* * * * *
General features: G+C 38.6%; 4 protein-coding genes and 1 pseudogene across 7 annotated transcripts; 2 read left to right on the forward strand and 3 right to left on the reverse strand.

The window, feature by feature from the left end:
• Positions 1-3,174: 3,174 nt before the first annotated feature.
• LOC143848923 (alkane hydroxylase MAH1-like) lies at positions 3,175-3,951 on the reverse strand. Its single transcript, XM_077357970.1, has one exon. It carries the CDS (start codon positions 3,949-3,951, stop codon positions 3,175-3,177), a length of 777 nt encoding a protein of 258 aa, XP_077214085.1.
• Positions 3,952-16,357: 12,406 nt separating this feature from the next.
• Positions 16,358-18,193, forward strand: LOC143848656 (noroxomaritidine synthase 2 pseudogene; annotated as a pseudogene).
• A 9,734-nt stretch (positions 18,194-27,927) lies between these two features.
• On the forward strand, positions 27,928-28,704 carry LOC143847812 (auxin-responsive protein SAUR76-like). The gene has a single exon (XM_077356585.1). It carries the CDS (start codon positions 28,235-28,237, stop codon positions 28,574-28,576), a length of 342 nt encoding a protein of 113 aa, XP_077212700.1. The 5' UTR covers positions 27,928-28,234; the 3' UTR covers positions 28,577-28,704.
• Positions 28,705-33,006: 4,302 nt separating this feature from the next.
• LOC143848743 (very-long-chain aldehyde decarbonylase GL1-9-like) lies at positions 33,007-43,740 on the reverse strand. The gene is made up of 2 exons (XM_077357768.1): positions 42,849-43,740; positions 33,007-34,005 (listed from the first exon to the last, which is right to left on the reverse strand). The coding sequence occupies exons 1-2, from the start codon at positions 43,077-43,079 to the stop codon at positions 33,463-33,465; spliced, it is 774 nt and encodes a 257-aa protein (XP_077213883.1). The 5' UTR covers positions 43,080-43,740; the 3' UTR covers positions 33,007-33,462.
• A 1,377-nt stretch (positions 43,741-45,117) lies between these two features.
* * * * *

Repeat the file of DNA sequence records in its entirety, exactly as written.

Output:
General features: G+C 38.6%; 4 protein-coding genes and 1 pseudogene across 7 annotated transcripts; 2 read left to right on the forward strand and 3 right to left on the reverse strand.

The window, feature by feature from the left end:
• Positions 1-3,174: 3,174 nt before the first annotated feature.
• LOC143848923 (alkane hydroxylase MAH1-like) lies at positions 3,175-3,951 on the reverse strand. Its single transcript, XM_077357970.1, has one exon. It carries the CDS (start codon positions 3,949-3,951, stop codon positions 3,175-3,177), a length of 777 nt encoding a protein of 258 aa, XP_077214085.1.
• Positions 3,952-16,357: 12,406 nt separating this feature from the next.
• Positions 16,358-18,193, forward strand: LOC143848656 (noroxomaritidine synthase 2 pseudogene; annotated as a pseudogene).
• A 9,734-nt stretch (positions 18,194-27,927) lies between these two features.
• On the forward strand, positions 27,928-28,704 carry LOC143847812 (auxin-responsive protein SAUR76-like). The gene has a single exon (XM_077356585.1). It carries the CDS (start codon positions 28,235-28,237, stop codon positions 28,574-28,576), a length of 342 nt encoding a protein of 113 aa, XP_077212700.1. The 5' UTR covers positions 27,928-28,234; the 3' UTR covers positions 28,577-28,704.
• Positions 28,705-33,006: 4,302 nt separating this feature from the next.
• LOC143848743 (very-long-chain aldehyde decarbonylase GL1-9-like) lies at positions 33,007-43,740 on the reverse strand. The gene is made up of 2 exons (XM_077357768.1): positions 42,849-43,740; positions 33,007-34,005 (listed from the first exon to the last, which is right to left on the reverse strand). The coding sequence occupies exons 1-2, from the start codon at positions 43,077-43,079 to the stop codon at positions 33,463-33,465; spliced, it is 774 nt and encodes a 257-aa protein (XP_077213883.1). The 5' UTR covers positions 43,080-43,740; the 3' UTR covers positions 33,007-33,462.
• A 1,377-nt stretch (positions 43,741-45,117) lies between these two features.